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|Title:||Profile of women presenting for abortions in Singapore at the National University Hospital|
|Authors:||Singh, K. |
|Source:||Singh, K., Fong, Y.F., Loh, S.Y. (2002). Profile of women presenting for abortions in Singapore at the National University Hospital. Contraception 66 (1) : 41-46. ScholarBank@NUS Repository. https://doi.org/10.1016/S0010-7824(02)00317-7|
|Abstract:||The study was conducted to profile women seeking abortions at the National University Hospital, with particular interest in the trend of teenage pregnancies with the aim of identifying risk factors for late presentation for abortions. All patients who underwent an abortion at our center from January 1, 1996 to December 31, 2000 were recruited. Data were entered into a prepared questionnaire during the mandatory pre-abortion counseling sessions and completed at the 6-week post-abortion follow-up. This was then keyed into a database (SPSS Version 10), and the results were analyzed. Multivariate analysis was used in identifying risk factors associated with late presentation for abortions. Chi-square analysis of variables was used where relevant. A total of 1370 women presented for induced abortions during the period of study. The mean age of women was 29.6 years. Most women were either homemakers (35.3%) or semi-skilled workers (28.5%) with at least a secondary school education (58.3%). The majority were married (75.5%). There was a significant trend in the proportion of single women seeking abortions, from 18.3% in 1996 to 27.8% in 2000 (p < 0.05). At the same time, the proportion of women presenting for repeat abortions also increased from 13.8% in 1996 to 33.2% in 2000 (p < 0.05). Teenage abortions made up 117 (8.5%) of the study group, of which 95% were single women. Significant proportions (52.1%) were students at the time of abortion. In contrast to women above 20 years of age, pregnant teenagers were more likely not to have used any contraception (67.1% vs. 37.3%) and more likely to present late for abortion (18.8% vs. 10.4%). Teenage pregnancies are a major risk factor for late presentation for abortions. This emphasizes the need for availability and easy access to early abortion counseling, and the need for sex education with use of contraception starting in schools, to reduce abortions among teenagers. © 2002 Elsevier Science Inc. All rights reserved.|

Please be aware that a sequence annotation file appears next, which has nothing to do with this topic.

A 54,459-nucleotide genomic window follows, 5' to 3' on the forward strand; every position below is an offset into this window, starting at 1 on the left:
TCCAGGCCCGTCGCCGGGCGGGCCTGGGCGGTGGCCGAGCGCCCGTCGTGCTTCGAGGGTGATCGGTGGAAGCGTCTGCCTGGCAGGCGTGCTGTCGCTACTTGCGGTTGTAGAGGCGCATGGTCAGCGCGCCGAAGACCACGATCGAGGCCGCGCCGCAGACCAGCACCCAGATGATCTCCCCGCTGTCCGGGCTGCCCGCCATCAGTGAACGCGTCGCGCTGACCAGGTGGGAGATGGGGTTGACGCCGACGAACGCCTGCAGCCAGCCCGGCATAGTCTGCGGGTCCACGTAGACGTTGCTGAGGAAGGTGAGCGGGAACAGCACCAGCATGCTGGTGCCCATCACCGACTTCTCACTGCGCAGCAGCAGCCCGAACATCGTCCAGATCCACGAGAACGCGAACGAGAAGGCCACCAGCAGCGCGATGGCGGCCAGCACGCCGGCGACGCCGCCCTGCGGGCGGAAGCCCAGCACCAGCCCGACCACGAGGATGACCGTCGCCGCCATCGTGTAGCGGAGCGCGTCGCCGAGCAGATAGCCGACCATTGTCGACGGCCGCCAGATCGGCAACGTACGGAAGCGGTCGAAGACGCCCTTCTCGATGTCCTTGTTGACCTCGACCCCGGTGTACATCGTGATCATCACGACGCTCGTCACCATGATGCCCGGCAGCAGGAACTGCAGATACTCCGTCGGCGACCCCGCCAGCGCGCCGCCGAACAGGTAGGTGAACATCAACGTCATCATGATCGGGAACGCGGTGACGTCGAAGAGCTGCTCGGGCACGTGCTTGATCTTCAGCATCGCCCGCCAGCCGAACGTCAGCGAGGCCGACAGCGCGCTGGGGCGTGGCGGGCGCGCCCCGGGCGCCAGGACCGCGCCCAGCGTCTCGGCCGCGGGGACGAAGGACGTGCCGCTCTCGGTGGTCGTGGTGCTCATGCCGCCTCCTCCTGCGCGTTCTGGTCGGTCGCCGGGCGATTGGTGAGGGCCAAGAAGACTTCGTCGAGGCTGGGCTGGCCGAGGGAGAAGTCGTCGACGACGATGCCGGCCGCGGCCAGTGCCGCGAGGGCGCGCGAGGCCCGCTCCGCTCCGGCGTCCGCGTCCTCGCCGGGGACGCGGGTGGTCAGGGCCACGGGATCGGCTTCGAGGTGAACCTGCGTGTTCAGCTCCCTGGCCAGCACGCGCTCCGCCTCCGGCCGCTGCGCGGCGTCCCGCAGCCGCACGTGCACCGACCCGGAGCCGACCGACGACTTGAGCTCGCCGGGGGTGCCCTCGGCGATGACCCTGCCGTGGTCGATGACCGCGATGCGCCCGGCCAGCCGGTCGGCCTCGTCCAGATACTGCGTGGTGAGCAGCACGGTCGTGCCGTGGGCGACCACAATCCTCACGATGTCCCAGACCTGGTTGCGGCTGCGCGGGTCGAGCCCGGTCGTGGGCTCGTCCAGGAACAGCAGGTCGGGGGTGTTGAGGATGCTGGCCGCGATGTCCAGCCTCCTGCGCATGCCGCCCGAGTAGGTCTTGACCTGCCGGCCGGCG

|Appears in Collections:||Staff Publications|
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